The Little Book of Mindfulness: 10 Minutes a Day to Less Stress, More Peace

The Little Book of Mindfulness: 10 Minutes a Day to Less Stress, More Peace

by Dr. Patrizia Collard

Dr. Patrizia Collard is a psychotherapist, stress management consultant, and lecturer at the University of East London.  She writes, “The goal of any mindfulness practice is simply to experience life as it unfolds. To stay present and calm and not slip back into thinking/worrying mode, we choose an anchor of awareness—a point of focus we direct our mind to.”

“Mindfulness is being aware of or bringing attention to this moment in time deliberately and without judging the experience. So, when we go for a mindful walk we really notice every little detail and all we encounter—trees, cars, flowers growing out of small cracks, or a cat crossing the road—rather than creating to-do lists.”

“When we procrastinate and distract ourselves with ‘busyness,’ we avoid engaging with the real thing—our lives… Living in the moment, and seeing everything afresh without judgment and worry lets us experience life rather than simply get through it.”

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Happiness

Happiness: A Guide to Developing Life’s Most Important Skill

by Matthieu Ricard

Matthieu Ricard gave up a career in cellular genetics at the Institut Pasteur to study Buddhism in the Himalayas. In this book he shares his wisdom about happiness drawing from thirty-five years of studying Buddhism and psychology.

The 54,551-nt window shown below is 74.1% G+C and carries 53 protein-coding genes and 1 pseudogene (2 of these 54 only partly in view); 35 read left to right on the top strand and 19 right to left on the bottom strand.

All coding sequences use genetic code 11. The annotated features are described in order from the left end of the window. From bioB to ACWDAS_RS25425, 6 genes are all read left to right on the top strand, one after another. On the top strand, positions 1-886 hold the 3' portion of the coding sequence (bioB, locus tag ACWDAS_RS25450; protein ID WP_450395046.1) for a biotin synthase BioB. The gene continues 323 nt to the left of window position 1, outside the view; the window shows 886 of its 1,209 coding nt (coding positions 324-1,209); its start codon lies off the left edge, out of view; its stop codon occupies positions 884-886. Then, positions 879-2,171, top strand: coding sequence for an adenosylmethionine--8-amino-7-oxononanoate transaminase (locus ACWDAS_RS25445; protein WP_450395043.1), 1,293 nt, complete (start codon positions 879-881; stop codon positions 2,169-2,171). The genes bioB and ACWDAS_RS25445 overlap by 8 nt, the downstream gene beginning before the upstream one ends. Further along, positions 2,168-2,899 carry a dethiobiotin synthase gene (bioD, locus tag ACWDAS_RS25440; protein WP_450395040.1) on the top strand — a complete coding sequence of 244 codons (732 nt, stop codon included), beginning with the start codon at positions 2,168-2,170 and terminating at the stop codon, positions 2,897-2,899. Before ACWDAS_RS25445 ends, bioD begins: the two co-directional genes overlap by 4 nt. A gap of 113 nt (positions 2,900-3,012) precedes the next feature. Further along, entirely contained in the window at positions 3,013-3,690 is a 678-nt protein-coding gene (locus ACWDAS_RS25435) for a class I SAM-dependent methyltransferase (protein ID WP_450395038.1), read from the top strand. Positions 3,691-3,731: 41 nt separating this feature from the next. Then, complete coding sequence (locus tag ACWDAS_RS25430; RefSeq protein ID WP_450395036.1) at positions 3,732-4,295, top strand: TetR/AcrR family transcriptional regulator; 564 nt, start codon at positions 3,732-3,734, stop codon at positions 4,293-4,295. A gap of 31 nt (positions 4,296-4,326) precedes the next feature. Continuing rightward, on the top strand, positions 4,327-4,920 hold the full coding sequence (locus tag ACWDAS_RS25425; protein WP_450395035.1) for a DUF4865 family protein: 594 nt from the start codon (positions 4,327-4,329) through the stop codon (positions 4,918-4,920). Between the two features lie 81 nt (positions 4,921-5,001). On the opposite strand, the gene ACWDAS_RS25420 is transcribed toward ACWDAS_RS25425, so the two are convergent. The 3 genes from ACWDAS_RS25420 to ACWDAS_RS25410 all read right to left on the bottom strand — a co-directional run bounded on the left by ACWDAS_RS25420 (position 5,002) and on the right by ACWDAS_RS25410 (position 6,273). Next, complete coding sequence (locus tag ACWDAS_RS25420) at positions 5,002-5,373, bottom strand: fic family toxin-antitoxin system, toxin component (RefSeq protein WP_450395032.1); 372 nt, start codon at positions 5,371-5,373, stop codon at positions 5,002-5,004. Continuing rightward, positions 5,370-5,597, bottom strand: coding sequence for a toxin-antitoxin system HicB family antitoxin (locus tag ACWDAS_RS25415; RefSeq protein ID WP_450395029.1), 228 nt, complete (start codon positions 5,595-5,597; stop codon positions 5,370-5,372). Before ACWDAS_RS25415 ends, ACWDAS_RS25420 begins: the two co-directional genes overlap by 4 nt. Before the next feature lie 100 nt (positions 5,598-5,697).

“A change, even a tiny one, in the way we manage our thoughts and perceive and interpret the world can significantly change our existence. Changing the way we experience transitory emotions leads to a change in our moods and to a lasting transformation of our way of being.” Continue reading

Managing the Unexpected

managing-the-unexpected

Managing the Unexpected: Assuring High Performance in an Age of Complexity

by Karl E. Weick and Kathleen M. Sutcliffe

University of Michigan business school professors Weick and Sutcliffe studied common management attributes of “high reliability organizations” (HROs) such as aircraft carriers and nuclear power plants, where glitches can have deadly consequences. “The key difference between HROs and other organizations in managing the unexpected often occurs in the earliest stages, when the unexpected may give off only weak signals of trouble… Managing the unexpected is about alertness, sensemaking, updating, and staying in motion.” Continue reading

Be Nobody

be-nobody

Be Nobody

by Lama Marut

Lama Marut, aka Brian K. Smith, was a professor of comparative religion, he studied Hinduism and Sanskrit in India, he was a Buddhist monk, and he is the son of a Baptist preacher. So he presents a well-informed viewpoint rather than a myopic dogma. Fortunately, you don’t need to climb a mountain to be enlightened by this wise man; he imparts wisdom in his book, Be Nobody.

Marut writes about living in the iEra. “Our contemporary culture of consumerism, materialism, narcissism, and the worship of fame encourages the idea that we will be happy only when we become exceptional. But maybe we’ve got it wrong—exactly wrong. Maybe our deepest and most authentic happiness will be found only when we finally lay down this heavy burden of trying to be a somebody… Maybe true fulfillment in life requires an emptying, not a filling.” Continue reading